- You’ll save money. Every adoptable dog at the ARL receives the following included in their adoption fee: health screening and veterinary examination; spay or neuter services; vaccinations; heartworm test and preventative; flea and tick treatment; intestinal parasite scan; microchip identification and registration; tag and collar.
- You’ll be doing something especially kind for animals in need. Adult dogs usually stay at our shelters much longer than puppies do. That’s why shelters usually charge a smaller adoption fee for adult dogs- to incentivize people to adopt them!
To meet our adoptable dogs, stop by our adoption centers in Boston, Brewster, and Dedham on Tuesdays – Sundays from 1pm – 6:30pm. If you meet the dog of your dreams, in most cases you can take him or her home with you the same day!
Big things come in small packages, so why not give a shelter pet a home for the holidays!
If you’ve been considering giving a pet as a present this holiday season, then stop by the ARL this weekend and take advantage of our Home for the Holidays adoption special and FREE GIFT!
At the ARL, we know that BIG THINGS COME IN SMALL PACKAGES...
From TODAY Friday, December 18 through Sunday, December 20, ARL’s shelters are offering $20 off the adoption fee of all small animals to help them find a HOME FOR THE HOLIDAYS!
Many people think animal shelters only have dogs and cats, but at the ARL we have the capacity and knowledge to take in a variety of small animals, including rabbits, guinea pigs, gerbils, mice, rats, hamsters, and ferrets.
Small animals like Edgar the Shorthaired rabbit, Fluffy the bling Guinea Pig, and Huey, Dewey, and Louie the hamsters make great companions for pet “newbies”, families with limited space, or people with allergies to cats or dogs.
Fluffy is a 3-year-old blind Guinea Pig looking for a special family to bring her home for the holidays! Come visit her at our Brewster shelter!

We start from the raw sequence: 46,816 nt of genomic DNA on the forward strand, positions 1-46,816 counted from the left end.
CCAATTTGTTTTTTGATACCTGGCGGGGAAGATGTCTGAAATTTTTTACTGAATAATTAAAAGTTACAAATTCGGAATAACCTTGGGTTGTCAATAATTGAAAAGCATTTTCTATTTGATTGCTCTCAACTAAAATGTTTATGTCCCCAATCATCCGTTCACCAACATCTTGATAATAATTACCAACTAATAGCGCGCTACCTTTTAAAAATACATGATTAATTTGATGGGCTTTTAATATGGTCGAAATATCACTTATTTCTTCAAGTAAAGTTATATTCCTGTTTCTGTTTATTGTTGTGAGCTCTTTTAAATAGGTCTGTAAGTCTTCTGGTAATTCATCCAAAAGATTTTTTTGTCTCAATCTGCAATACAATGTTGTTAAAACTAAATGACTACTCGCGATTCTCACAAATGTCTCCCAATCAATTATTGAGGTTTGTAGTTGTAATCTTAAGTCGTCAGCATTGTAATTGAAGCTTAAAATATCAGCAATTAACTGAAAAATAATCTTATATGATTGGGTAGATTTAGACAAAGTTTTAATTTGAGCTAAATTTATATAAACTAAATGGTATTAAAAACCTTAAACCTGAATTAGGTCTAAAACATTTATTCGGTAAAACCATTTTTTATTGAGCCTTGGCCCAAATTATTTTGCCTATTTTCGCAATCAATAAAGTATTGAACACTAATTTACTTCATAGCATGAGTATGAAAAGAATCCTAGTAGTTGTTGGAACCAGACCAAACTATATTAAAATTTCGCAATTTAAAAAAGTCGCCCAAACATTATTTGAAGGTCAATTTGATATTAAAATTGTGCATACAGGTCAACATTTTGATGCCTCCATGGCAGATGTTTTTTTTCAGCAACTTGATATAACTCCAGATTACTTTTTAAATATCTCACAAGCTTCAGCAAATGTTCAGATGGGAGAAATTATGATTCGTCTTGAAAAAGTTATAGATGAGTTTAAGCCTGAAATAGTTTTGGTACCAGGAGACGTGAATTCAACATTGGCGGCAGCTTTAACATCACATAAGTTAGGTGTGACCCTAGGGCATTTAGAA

ADOPT SMALL, SAVE BIG! At the ARL, all of this is included in your pet’s adoption fee:
- spay or neuter services
- health screening and veterinary exam
- behavioral screening and evaluation
- parasite treatment
- a microchip, when applicable
If you’re interested in adopting a small animal, don’t forget to bring in a photo of the cage that your new furry companion will be living in.
COME EARLY AND JINGLE ALL THE WAY HOME: Receive a “Home for the Holidays” Pet Pack to help your new furry family get settled into their new homewith every animal adoption from December 18-20, while supplies last!
Participating ARL locations include…
December 18, 19, and 20:
ARL Boston Shelter 10 Chandler Street, Boston
Phone: (617) 426-9170
Hours: 1:00 pm – 6:30 pm
ARL Brewster Shelter 3981 Main St (Rte 6A), East Brewster
Barney (pictured) along with many other rabbits are waiting to meet their new families! Click Barney’s photo to view a complete list of available small animals.
Phone: (508) 255-1030
Hours: 1:00 pm – 6:30 pm
December 19 ONLY:
ARL Dedham Mobile Adoptions 163 Highland Ave, Needham Petco
Phone: (781) 326-0729
Hours: 11:00 am – 5:00 pm
TWO MORE GIFT IDEAS FOR YOUR FELLOW ANIMAL LOVERS:
1. Donate supplies to ARL’s shelter pets! They made their lists… and checked it twice. View our Boston adoption center wish list, Brewster adoption center wish list, and Dedham adoption center wish list!
2. Give a gift that’s especially furry and bright! Donate $25 or more in honor of animal-friendly colleagues, friends, and family members this holiday season, and you can choose a complimentary card to let them know about the special gift you gave in their name. Click here to select your tribute card!
THANK YOU to Onyx Hotel, Hotel Marlowe, Hotel Nine Zero, I and Love and You, and Boston Veterinary Care for donating to the Home for the Holidays Pet Pack!
…and to Macy’s for helping to spread awareness about the importance of animal adoptions this holiday season!